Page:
U.S. CitiesCity-Data Forum Index
Go Back   City-Data Forum > U.S. Forums > General U.S.
Please register to participate in our discussions with 2 million other members - it's free and quick! Some forums can only be seen by registered members. After you create your account, you'll be able to customize options and access all our 15,000 new posts/day with fewer ads.
View detailed profile (Advanced) or search
site with Google Custom Search

Search Forums  (Advanced)
View Poll Results: Most sterotypical Yankee state
Pennsylvania 2 1.72%
New Jersey 11 9.48%
New York 34 29.31%
Connecticut 13 11.21%
Rhode Island 2 1.72%
Massachusetts 38 32.76%
Vermont 8 6.90%
New Hampshire 2 1.72%
Maine 6 5.17%
Voters: 116. You may not vote on this poll

Reply Start New Thread
Old 02-18-2016, 06:40 PM
Location: Poughkeepsie, New York
86 posts, read 65,574 times
Reputation: 115


Hello everyone. New user here.

I've seen plenty of threads that ask for the the most stereotypical Southern or Midwest state. However, I don't think I've seen one for the most stereotypical northern state . That is, the first state that people tend to think of when the northeast is mentioned or the state that most represents the region.

So, which state do you think is the most culturally or stereotypically northeastern state and why?
Reply With Quote Quick reply to this message

Old 02-18-2016, 06:45 PM
Location: Nescopeck, Penna. (birthplace)
12,351 posts, read 7,513,144 times
Reputation: 15950
I don't know if it could be called the most "stereotypical", but I have to categorize Massachusetts as the most "out of touch" with regard as to how things are done in states more representative of the "real" America.

And I don't want to categorize it as simply a product of the nation's present polarization; Massachusetts generates a disproportionate share of its incomes from activities such as education and finance, which in turn require more education and the enlightened, but occasionally over-sensitized values and attitudes which go with them.

I grew up in a farming family, and have relatives and friends who work within the Pennsylvania Department of Agriculture; I don't know how many times I've read, and heard firsthand, of well-insulated, sheltered suburbanites who simply have no idea of the less-than-perfectly-sanitary realities that go hand-in-hand with supplying us with our necessities, and I'm sure that the greater the proportion of people distanced from the grit and sweat of blue collar America, the bigger the disconnect.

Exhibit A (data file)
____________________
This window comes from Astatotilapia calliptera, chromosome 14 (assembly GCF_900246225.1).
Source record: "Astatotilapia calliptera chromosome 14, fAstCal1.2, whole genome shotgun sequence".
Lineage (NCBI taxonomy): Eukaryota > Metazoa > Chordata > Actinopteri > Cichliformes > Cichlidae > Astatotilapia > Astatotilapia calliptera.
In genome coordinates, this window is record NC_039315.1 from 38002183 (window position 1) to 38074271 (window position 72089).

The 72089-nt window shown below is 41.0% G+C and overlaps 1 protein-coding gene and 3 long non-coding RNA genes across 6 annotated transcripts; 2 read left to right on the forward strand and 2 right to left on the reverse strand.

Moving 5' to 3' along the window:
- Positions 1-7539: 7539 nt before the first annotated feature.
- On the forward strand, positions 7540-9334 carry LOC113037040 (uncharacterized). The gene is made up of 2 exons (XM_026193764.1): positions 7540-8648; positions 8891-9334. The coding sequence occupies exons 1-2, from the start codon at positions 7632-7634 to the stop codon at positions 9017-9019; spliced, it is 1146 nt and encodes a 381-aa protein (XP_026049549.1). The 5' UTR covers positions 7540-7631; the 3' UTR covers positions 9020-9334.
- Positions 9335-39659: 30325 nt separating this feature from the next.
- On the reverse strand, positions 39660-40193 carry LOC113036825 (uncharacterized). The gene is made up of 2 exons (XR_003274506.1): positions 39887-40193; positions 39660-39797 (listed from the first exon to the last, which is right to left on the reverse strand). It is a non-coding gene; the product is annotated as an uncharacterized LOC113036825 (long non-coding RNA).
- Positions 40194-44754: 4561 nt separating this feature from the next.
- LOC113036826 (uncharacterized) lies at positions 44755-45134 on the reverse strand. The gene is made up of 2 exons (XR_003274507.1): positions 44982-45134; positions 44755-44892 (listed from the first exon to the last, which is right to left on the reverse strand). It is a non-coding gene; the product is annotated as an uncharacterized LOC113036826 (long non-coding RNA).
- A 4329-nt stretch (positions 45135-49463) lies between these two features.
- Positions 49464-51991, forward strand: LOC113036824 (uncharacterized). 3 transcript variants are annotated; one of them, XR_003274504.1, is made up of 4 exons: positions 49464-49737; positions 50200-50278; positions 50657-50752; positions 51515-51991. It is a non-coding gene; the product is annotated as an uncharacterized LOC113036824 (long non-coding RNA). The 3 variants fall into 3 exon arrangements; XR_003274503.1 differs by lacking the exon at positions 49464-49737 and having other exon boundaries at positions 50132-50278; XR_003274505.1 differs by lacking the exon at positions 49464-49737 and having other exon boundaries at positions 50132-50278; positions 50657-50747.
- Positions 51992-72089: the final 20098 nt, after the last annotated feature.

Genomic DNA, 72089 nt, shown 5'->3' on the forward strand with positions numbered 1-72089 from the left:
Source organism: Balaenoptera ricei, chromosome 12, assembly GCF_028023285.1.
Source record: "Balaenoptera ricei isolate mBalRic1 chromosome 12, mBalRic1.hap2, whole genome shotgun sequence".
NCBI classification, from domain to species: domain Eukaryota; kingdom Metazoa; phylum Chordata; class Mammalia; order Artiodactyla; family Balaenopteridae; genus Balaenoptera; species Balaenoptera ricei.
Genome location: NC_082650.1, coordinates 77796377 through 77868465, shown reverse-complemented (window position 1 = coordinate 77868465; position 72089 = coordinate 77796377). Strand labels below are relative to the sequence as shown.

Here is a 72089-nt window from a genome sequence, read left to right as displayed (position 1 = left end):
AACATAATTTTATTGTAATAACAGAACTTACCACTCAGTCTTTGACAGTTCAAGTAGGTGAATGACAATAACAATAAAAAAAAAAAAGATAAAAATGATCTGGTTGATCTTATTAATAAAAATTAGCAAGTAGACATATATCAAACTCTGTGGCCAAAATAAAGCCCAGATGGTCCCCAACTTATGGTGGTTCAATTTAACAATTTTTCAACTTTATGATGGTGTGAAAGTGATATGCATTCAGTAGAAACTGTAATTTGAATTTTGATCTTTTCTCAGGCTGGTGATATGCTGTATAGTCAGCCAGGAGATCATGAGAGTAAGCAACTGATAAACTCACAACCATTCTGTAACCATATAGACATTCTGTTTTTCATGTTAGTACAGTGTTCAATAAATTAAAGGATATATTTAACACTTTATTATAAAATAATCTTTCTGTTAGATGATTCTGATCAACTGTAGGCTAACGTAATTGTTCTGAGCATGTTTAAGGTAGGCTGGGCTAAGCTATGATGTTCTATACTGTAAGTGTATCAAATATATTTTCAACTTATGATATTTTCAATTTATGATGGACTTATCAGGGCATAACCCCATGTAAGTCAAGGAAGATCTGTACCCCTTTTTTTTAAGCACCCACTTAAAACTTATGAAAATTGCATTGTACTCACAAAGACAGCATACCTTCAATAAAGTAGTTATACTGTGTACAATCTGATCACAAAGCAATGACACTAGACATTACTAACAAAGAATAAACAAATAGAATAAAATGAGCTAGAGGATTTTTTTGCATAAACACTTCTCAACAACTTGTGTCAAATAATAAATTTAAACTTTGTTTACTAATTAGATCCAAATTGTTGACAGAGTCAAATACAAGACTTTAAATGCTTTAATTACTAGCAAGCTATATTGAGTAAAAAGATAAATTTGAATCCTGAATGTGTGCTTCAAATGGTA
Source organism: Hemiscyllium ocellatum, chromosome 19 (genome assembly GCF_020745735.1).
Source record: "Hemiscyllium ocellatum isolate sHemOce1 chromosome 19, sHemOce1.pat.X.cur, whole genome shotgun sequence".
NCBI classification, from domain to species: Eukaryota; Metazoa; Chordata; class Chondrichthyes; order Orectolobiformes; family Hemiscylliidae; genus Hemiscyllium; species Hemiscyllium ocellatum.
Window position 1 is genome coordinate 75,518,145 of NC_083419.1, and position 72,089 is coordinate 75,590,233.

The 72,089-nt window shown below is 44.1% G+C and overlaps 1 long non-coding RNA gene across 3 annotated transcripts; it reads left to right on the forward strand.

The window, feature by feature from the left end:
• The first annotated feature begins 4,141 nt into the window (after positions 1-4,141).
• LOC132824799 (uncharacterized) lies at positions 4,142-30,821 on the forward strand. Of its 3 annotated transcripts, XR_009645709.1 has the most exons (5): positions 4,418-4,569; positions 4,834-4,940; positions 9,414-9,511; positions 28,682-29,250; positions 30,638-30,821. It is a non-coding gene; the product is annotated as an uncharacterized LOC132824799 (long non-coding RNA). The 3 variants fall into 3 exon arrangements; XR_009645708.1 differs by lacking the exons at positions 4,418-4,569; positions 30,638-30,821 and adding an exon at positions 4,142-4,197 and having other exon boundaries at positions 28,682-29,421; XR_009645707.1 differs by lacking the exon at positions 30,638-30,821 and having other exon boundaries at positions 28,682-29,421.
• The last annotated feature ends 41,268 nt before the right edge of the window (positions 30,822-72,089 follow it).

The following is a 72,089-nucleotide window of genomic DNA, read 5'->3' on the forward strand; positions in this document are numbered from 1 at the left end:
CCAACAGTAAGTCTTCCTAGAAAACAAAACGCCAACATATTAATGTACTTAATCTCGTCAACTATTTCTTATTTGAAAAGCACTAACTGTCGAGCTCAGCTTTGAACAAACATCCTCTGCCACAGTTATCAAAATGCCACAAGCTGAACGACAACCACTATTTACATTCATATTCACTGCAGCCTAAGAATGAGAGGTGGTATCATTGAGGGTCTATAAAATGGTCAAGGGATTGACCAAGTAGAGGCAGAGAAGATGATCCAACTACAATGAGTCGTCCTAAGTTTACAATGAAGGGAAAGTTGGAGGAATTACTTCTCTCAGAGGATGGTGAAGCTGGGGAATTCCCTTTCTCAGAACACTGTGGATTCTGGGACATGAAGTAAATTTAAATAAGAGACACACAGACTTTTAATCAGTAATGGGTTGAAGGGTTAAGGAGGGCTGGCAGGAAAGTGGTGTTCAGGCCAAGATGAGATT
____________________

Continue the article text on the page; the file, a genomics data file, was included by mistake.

Last edited by 2nd trick op; 02-18-2016 at 07:08 PM..
Reply With Quote Quick reply to this message
Old 02-18-2016, 06:48 PM
Location: northern Vermont - previously NM, WA, & MA
9,434 posts, read 18,339,314 times
Reputation: 11915
I'm gonna say Rhode Island. Even Mass and Connecticut have their country bumpkins. Rhode Island is so small that it has few rural areas with a mostly urban/suburban population to which a northern urban population is sort of synonymous with "yankee". The accent is like Boston meets Long Island (think Lois Griffin, or Good Will Hunting meets My Cousin Vinny). Politically the state is known for good old fashioned yankee corruption with strong mob echos of the past. .
Reply With Quote Quick reply to this message
Old 02-18-2016, 07:34 PM
Location: East Bay, RI
2 posts, read 3,305 times
Reputation: 10
As a current RI Resident (but transplant from another state) I agree with Desert_SW_77. Also, that accent you describe is detectable from a mile away and it's horrendous!
Reply With Quote Quick reply to this message
Old 02-19-2016, 01:02 AM
Location: Somewhere below Mason/Dixon
6,522 posts, read 7,468,006 times
Reputation: 10927
Pilgrims, puritans, Kennedys, funny accents, Harvard, Cheers, Lexington and Concord and very strange place names. Yes Massachusetts is the ultimate Yankee state. It is the heart and soul of New England, the ultimate Northeast place.
Reply With Quote Quick reply to this message
Old 02-19-2016, 02:24 AM
Location: Naples Island
1,016 posts, read 642,534 times
Reputation: 2045